Royal Caribbean Cancels More Grandeur Sailings; Customers and Agents React


Two Royal Caribbean officials inspect the damage to Grandeur of the Seas' Deck 6. L: Adam Goldstein, president and CEO and R: Anders Aasen, AVP Technical Services. // Photo by Royal Caribbean
Two Royal Caribbean officials inspect the damage to Grandeur of the Seas' Deck 6. L: Adam Goldstein, president and CEO and R: Anders Aasen, AVP Technical Services. // Photo by Royal Caribbean


Royal Caribbean International has cancelled more cruises and said the fire-damaged Grandeur of the Seas won’t go back into service until July 12, as repairs will take that long.

The ship is moving from the Freeport Cruise Terminal to Grand Bahama Shipyard for the repair work. The ship was damaged in a fire on May 26, in the midst of a seven-night cruise from Baltimore.

Grandeur of the Seas was en route to CocoCay, The Bahamas, when the ship experienced a fire in the aft mooring area at approximately 2:50 a.m. The fire was extinguished at 4:58 a.m.

The ship sailed under its own power to Freeport. Guests were transported home with air/ferry/train arrangements organized by the cruise line.

On Thursday, the line cancelled these additional cruises: June 7, June 14, June 21, June 28 and July 5. Guests on those cancelled sailings will receive a full refund and a 25 percent discount on a future cruise.

For the previously cancelled cruise slated to depart May 31, guests will receive a full refund and a 50 percent discount on a future cruise. And those on the ill-fated cruise last week when the fire occurred will get a full refund plus a free future cruise.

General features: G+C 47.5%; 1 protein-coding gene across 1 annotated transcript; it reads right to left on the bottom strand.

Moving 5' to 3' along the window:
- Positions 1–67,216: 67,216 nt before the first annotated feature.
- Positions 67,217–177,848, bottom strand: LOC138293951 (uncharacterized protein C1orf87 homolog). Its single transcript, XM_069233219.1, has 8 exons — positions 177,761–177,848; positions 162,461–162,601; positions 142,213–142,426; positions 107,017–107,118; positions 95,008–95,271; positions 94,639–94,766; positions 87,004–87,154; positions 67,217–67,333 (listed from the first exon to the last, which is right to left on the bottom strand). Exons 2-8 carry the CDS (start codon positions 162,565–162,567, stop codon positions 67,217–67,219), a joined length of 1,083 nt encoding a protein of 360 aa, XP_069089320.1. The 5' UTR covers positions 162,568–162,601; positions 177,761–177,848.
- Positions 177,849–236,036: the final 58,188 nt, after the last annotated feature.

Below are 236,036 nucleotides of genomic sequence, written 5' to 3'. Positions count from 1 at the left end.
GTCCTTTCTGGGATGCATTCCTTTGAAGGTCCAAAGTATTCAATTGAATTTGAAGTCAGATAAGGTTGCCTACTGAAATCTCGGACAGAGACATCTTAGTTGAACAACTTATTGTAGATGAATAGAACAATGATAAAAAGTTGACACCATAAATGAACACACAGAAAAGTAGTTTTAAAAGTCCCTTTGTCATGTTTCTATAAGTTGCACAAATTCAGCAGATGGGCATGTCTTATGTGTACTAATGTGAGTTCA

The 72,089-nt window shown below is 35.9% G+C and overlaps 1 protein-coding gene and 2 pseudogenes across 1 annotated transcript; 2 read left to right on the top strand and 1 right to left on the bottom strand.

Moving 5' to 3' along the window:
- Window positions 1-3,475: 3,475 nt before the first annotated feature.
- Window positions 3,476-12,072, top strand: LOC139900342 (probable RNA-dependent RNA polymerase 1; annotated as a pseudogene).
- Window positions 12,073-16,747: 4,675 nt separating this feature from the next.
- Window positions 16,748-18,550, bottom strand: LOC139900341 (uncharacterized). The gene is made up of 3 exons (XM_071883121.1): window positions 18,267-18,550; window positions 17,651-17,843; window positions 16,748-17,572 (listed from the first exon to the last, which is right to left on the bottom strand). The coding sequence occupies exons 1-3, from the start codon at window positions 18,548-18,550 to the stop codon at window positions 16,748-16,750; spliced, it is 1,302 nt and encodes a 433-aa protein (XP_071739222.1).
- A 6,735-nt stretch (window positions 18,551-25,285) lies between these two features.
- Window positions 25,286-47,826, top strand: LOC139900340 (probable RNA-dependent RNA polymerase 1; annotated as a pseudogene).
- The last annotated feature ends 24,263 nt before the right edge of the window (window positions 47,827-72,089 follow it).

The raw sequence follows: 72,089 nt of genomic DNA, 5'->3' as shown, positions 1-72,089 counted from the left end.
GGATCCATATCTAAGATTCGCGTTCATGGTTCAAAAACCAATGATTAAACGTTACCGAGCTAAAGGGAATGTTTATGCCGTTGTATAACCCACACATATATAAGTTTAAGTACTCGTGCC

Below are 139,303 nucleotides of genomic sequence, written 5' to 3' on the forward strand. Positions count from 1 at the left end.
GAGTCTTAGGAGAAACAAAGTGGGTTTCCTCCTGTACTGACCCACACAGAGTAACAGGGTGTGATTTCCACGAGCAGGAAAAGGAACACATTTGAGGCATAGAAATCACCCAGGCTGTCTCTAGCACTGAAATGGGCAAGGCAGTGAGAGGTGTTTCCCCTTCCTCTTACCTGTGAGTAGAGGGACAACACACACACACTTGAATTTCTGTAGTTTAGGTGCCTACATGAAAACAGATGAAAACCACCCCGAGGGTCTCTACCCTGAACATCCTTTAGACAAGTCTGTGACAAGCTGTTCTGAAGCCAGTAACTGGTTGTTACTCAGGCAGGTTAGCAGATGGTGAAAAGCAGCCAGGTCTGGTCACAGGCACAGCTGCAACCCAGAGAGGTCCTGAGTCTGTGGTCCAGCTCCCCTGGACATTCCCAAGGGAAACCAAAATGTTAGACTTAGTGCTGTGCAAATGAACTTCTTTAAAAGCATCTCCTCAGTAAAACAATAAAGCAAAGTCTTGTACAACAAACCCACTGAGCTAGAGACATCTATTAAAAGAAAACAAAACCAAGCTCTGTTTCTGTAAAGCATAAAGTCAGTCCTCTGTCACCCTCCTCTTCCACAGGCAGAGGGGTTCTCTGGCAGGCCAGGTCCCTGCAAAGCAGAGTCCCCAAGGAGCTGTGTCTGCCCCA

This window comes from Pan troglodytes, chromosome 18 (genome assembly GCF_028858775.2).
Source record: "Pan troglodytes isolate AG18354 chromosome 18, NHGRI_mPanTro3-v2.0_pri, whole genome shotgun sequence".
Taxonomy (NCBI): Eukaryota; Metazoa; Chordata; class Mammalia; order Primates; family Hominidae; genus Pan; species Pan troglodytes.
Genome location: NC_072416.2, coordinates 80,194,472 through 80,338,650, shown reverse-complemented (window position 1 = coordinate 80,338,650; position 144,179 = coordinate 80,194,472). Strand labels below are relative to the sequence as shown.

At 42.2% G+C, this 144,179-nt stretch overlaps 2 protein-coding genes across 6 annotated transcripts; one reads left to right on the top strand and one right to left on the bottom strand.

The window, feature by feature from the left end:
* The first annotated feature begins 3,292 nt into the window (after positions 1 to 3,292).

Consumer Satisfaction

“We have had a few clients call to see if their sailings were affected,” said Mike King, owner of Travel Leaders, Fredericksburg, VA. “Everyone has rebooked that was affected and everyone has had nothing but praise for the way Royal Caribbean has handled the situation.”

King said his agency books Baltimore cruises often, given the geographic locale. He says the agency also books clients regularly on this particular ship and he has "no concerns about continuing to book the Grandeur of the Seas.”

While other agents too have praised the line for its handling of the incident, not surprisingly, some guests on those most recently cancelled cruises appeared satisfied, others not. 

At the line’s official @Royal Carib PR Twitter account, one tweeter complained about getting a 25 percent versus 50 percent credit. Another wrote: “I feel like we were let down some here. Yea full refund due to unable to cruise. Then 25% towards next cruise. Wow hurt me.”

Others on the cancelled cruises were vocal about not getting reimbursed for their own air arrangements or change ticket fees. A few said the dilemma now is that they’ve taken time off from work and they can’t change those arrangements.

Royal Caribbean attracts a good number of first timers. For some of those travelers, a first cruise often is an emotional investment – a once-in-a-lifetime dream. One customer wrote on the Twitter feed: “just want to cry, so much for my first cruise and 25% you can keep it.”

Industry Feedback

What’s the impact been on bookings for agents? Michelle Fee, co-founder and CEO of Cruise Planners said she was watching the news last weekend and when she heard about the Grandeur of the Seas fire, she gasped and thought: “Oh no, how will this effect summer sales?”

But she cited a proactive posture by Royal Caribbean to get out in front on the issue as very helpful. Because no one was hurt and the fire fully contained, she says the booking results look different than one might have expected. 

In response to Travel Agent’s request, “I ran “sales” for the last five days and was pleasantly surprised that we were up year over year, and our Royal Caribbean sales were double,” said Fee, who also noted that the opening of bookings for Quantum of the Seas also hit at the right time.